Liverpool set to generate 5,800 extra jobs by the end of 2023
Source: LBN Daily
According to the latest data, Liverpool will have emerged from recession with growth in both GVA and jobs, by the end of the 2023.
Liverpool will spend much of 2023 in recession but will recover in the final quarter of the year to record growth in both jobs and GVA, new analysis shows.
Researchers at the Centre for Economics and Business Research (Cebr) looked at the prospect for 50 locations across the UK for the coming year. The study was commissioned by law firm Irwin Mitchell for its City Tracker.
Similar to the rest of the UK, Liverpool’s economy is expected to contract for at least the first half of 2023. However, recovery is expected to begin in the second half with the last three months likely to be the strongest of the year.
According to the research, Liverpool’s employment level is expected to increase by 1.7% in the final quarter of 2023 compared to the same period in 2022. It estimates that employment at the end of 2022 stood at 334,500 and by the end of 2023, this figure will be 340,300.
Annual growth of GVA by the end of next year in Liverpool is expected to be 0.6%, which will take the size of the economy to £14.4bn. This is higher than all the other locations in the North West covered by the report.
Annual GVA growth in Manchester is expected to be around 0.1% with employment growth at 0.6% as the year ends.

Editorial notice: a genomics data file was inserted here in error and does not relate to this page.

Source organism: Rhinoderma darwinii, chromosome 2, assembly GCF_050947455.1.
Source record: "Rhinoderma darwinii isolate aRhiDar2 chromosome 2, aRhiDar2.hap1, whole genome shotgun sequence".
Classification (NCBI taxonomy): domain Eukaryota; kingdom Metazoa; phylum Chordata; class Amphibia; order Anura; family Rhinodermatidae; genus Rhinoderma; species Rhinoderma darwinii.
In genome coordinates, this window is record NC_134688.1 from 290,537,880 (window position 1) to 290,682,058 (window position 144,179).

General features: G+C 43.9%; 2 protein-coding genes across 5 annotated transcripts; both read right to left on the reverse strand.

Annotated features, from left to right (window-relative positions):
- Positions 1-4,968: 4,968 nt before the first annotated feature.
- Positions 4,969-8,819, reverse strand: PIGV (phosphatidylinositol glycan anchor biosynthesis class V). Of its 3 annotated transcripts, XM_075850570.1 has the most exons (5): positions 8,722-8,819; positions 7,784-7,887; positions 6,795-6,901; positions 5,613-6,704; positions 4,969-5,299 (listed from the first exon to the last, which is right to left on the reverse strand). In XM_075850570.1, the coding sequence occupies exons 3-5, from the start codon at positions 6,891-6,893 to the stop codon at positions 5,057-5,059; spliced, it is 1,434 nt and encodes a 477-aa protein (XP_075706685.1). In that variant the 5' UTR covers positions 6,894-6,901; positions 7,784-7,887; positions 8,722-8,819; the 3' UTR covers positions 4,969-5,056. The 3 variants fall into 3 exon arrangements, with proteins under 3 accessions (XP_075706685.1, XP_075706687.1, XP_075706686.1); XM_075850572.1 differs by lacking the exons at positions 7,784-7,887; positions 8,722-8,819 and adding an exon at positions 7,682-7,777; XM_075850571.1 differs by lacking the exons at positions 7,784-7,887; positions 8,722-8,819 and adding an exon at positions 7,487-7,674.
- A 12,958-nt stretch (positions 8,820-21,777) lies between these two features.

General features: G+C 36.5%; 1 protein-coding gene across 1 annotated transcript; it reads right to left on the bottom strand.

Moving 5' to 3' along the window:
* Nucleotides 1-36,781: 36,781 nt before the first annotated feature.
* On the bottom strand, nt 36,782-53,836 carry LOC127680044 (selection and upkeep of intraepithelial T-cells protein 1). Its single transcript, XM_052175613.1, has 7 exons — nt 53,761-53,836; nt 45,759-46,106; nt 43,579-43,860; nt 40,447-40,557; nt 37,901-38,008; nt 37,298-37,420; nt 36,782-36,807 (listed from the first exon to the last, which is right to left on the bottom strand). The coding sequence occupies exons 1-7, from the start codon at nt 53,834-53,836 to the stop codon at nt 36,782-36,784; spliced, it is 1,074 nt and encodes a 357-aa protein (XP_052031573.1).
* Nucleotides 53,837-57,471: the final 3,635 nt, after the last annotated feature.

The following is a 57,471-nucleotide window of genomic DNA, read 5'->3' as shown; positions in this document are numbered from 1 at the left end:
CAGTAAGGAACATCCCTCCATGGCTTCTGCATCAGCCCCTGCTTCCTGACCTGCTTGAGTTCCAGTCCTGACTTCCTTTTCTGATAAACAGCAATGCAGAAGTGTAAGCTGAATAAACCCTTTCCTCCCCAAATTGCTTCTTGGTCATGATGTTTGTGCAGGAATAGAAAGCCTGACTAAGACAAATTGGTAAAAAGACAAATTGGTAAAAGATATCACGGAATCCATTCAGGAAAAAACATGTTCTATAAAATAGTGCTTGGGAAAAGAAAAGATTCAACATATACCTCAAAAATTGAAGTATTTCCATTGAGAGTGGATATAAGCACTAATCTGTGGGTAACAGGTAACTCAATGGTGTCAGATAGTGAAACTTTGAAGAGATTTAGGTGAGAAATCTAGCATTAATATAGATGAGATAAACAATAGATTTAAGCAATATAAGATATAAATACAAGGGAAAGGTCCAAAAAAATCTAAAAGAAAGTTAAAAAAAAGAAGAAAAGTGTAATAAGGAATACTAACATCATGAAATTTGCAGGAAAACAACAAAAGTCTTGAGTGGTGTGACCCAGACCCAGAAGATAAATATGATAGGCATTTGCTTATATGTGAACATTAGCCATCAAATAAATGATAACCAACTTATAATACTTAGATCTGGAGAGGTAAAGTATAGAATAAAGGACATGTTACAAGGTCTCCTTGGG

The report says Liverpool has successfully boosted visitor numbers to the city in recent years. With the city set to host Eurovision in 2023, the accommodation and food services industry should see a boost despite wider cost-of-living pressures.
Josie Dent, managing economist at Cebr, said:
“Cebr forecasts that economic growth will resume in the second half of 2023, with most cities expected to see an annual expansion in GVA by Q4 2023.”
In April 2022 Irwin Mitchell, a top 25 UK law firm, announced it was to open its first Liverpool office. Based at Horton House in Exchange Flags, the local office is headed up by Jonathan Betts.
Charlotte Rees-John, partner and head of Irwin Mitchell’s consumer sector, said:
“Last year presented numerous challenges. The downward pressure on spending activity looks set to continue throughout the first half of 2023.
“The consumer sector has however been one of the most resilient, agile and innovative sectors in recent times. Those businesses that succeed during 2023 will be in a very strong position to take advantage of a more stable economic environment in 2024.”
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